Monday, August 11, 2014

Wine Tip of the Week: Eat This Drink That Series - Raw Oysters

Raw oysters are not for everyone. To serve at home they take some skills and special tools. They look a little bizarre. You need to buy them alive and very fresh in order to enjoy raw. But if you buy a shucking knife and a protective glove, forget the looks, find a good fresh source to buy from... and WOW! Pure, fresh, wonderful flavors of the ocean.  For a wine pairing, think of the delicate flavor of a raw oyster  how a squeeze of lemon juice elevates the flavor of seafood, especially oysters. The right wine with the right level of acidity and a delicate enough flavor profile will provide you with one of the most epic wine pairings you will ever experience!

Eating this?:
  • Raw oysters - shuck em, being careful not to lose the liquid (liqueur) inside.
Drink this:
  • Chablis. This Chardonnay based French wine is grown in soil that contains fossilized oyster shells. It was literally grown to pair with oysters! Chablis typically sees only a little time in oak, so the wines will be nice and crisp and excellent for this pairing. Cheaper Chablis can be disappointing, so you may want to splurge for a Grand Cru to get the best result.
  • Sauvignon Blanc.  When you are looking for an acidic white wine, Sauvignon Blanc is a great option. California, French or New Zealand versions will go nicely with oysters.  Be careful to not to get a version that is oaked (sometimes bottles as Fume Blanc).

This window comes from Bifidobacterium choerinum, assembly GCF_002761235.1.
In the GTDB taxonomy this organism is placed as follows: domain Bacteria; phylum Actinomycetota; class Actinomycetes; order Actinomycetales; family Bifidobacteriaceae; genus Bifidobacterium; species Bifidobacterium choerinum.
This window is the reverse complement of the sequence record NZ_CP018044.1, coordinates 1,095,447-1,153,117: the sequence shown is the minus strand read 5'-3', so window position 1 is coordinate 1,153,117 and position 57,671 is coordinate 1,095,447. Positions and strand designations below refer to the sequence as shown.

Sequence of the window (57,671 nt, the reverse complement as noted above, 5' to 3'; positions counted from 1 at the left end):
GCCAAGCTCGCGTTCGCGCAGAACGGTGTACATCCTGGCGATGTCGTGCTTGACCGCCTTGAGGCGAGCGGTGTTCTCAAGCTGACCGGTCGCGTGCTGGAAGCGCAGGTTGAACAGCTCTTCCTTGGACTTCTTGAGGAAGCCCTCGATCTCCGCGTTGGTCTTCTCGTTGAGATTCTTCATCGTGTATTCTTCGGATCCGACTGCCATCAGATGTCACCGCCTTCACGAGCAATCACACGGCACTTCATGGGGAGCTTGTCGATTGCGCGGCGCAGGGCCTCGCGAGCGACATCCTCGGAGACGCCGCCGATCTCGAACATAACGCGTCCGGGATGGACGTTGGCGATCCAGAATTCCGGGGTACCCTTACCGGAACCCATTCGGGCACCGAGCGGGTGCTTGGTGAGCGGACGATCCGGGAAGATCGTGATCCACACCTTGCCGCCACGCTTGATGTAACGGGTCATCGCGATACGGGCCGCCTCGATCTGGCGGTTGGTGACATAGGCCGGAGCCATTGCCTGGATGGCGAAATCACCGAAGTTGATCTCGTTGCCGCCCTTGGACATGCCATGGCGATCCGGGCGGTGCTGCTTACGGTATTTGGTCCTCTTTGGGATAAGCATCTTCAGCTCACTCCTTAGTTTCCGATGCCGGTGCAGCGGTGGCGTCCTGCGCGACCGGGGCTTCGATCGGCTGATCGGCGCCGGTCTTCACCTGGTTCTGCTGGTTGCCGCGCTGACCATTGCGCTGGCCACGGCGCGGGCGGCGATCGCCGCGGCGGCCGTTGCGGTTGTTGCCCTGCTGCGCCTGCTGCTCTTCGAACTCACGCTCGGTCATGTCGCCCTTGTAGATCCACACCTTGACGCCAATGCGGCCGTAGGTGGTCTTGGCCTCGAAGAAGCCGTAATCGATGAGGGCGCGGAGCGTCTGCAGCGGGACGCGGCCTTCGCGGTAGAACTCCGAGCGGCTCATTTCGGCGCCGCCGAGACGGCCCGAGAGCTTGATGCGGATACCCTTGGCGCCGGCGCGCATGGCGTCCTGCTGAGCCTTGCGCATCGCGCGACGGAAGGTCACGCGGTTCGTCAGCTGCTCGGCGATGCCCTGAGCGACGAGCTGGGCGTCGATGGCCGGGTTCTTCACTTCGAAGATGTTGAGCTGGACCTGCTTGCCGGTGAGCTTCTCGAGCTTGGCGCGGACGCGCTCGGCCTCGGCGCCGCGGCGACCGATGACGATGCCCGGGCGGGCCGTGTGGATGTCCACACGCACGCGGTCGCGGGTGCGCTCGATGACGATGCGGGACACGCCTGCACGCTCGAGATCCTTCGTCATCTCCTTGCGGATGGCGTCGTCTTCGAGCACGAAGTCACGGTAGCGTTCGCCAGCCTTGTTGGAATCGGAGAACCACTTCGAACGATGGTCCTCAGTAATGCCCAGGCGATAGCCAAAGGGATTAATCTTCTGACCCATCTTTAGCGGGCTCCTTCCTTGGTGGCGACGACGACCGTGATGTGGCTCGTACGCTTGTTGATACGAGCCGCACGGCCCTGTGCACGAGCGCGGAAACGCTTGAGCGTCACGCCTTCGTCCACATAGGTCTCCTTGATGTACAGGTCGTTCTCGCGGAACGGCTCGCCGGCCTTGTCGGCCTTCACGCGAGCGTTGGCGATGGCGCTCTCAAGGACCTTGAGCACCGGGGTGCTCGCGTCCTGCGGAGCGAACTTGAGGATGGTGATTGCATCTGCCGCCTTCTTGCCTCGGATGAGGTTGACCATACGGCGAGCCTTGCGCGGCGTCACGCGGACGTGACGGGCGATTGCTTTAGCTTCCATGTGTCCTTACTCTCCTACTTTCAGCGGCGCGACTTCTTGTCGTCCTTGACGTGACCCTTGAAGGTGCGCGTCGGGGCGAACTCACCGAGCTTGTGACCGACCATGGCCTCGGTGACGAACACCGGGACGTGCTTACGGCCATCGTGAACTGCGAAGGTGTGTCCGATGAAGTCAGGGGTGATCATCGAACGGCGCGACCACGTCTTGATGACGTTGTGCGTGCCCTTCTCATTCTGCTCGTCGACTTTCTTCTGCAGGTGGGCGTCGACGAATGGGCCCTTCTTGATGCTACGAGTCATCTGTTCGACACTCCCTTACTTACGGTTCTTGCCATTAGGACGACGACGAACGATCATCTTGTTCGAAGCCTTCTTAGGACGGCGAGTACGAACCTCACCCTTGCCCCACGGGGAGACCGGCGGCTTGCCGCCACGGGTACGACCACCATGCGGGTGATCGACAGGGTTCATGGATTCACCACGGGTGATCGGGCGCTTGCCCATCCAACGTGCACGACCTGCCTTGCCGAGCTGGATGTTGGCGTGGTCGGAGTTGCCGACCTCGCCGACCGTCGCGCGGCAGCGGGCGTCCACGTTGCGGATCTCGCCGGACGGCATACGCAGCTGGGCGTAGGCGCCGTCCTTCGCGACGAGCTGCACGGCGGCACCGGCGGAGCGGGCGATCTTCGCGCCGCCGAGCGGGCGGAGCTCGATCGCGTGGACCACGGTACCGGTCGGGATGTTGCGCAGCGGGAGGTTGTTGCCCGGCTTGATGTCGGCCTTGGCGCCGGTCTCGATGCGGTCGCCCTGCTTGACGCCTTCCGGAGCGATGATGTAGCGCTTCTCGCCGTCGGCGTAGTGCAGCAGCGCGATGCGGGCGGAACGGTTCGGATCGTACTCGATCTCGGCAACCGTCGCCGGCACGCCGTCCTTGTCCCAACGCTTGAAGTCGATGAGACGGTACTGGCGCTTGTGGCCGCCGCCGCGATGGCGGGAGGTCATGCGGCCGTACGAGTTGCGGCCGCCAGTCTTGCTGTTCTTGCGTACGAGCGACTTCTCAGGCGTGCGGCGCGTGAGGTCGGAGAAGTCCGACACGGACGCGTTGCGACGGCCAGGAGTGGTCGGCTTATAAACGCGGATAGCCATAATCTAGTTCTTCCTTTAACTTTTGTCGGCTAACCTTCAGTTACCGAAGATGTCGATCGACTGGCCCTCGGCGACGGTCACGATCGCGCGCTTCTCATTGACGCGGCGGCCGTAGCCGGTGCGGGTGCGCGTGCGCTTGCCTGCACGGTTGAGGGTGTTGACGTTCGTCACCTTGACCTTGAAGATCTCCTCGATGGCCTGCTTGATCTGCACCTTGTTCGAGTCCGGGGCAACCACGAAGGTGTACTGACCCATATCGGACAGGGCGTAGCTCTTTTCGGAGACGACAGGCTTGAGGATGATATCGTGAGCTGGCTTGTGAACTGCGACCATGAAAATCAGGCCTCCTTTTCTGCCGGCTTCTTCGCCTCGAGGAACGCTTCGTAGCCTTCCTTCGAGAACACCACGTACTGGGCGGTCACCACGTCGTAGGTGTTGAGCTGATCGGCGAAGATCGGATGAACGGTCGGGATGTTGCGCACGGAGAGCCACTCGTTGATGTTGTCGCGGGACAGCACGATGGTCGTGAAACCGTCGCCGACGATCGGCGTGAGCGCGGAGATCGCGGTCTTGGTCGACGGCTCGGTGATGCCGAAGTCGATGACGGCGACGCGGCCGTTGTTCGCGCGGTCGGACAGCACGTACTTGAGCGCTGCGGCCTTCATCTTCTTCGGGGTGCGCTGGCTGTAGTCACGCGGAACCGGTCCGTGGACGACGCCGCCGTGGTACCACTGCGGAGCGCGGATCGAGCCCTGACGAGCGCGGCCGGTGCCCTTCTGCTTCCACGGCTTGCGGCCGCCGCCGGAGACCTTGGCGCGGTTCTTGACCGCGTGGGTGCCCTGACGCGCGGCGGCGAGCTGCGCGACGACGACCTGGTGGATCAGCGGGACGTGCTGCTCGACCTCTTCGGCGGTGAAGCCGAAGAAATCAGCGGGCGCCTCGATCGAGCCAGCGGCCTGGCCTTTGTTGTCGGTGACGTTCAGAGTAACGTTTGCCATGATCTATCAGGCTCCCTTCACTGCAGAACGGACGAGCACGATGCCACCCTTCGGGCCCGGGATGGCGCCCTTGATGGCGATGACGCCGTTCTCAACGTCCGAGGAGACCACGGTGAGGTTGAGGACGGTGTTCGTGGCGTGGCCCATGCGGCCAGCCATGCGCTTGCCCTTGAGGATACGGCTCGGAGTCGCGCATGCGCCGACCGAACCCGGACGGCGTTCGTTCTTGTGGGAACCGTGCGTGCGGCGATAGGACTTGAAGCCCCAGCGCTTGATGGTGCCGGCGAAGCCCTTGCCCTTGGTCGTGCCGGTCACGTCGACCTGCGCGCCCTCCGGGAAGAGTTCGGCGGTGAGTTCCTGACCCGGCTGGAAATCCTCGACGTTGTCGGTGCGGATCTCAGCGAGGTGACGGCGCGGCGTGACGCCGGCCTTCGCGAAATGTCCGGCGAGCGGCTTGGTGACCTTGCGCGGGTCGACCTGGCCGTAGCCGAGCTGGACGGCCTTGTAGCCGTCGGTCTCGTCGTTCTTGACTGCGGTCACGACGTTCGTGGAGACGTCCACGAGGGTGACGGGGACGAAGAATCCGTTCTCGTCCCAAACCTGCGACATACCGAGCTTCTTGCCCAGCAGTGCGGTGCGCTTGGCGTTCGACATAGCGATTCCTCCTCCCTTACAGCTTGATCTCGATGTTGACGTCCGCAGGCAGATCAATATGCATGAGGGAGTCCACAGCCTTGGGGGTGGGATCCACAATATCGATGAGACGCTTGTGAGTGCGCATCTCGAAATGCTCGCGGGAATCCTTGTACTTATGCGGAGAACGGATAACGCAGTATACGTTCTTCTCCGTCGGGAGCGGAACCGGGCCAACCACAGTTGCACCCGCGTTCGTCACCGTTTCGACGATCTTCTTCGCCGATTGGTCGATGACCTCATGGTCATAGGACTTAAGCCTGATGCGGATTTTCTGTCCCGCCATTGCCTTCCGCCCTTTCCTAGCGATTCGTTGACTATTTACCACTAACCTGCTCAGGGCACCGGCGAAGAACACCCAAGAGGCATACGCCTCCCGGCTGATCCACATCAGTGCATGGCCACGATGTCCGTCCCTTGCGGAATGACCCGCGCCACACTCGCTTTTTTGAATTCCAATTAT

• Sparkling Wine - but be careful! Champagne or other sparkling wine is often paired with oysters, but you want to be careful to get a crisp fruity version so the taste does not overpower your oysters. A Blanc de Blanc Champagne which is made from all (or almost all) Chardonnay grapes is a good bet.
Avoid this:
  • Avoid Red Wine. You will almost never hear such a generalization in food and wine pairing.  The truth is you could look to a super light red like a Beaujolais made from the Gamay grape for a possible pairing, but there are too many spot on options to mess around with anything in the red world.
  • Avoid Fuller Bodied Whites. Especially avoid big buttery, oaky Chardonnay wines. As fantastic as a Chablis will pair with oysters, the same grape made in a fuller bodied style will destroy the delicate taste of the oyster and will likely end up making the wine taste unbalanced.

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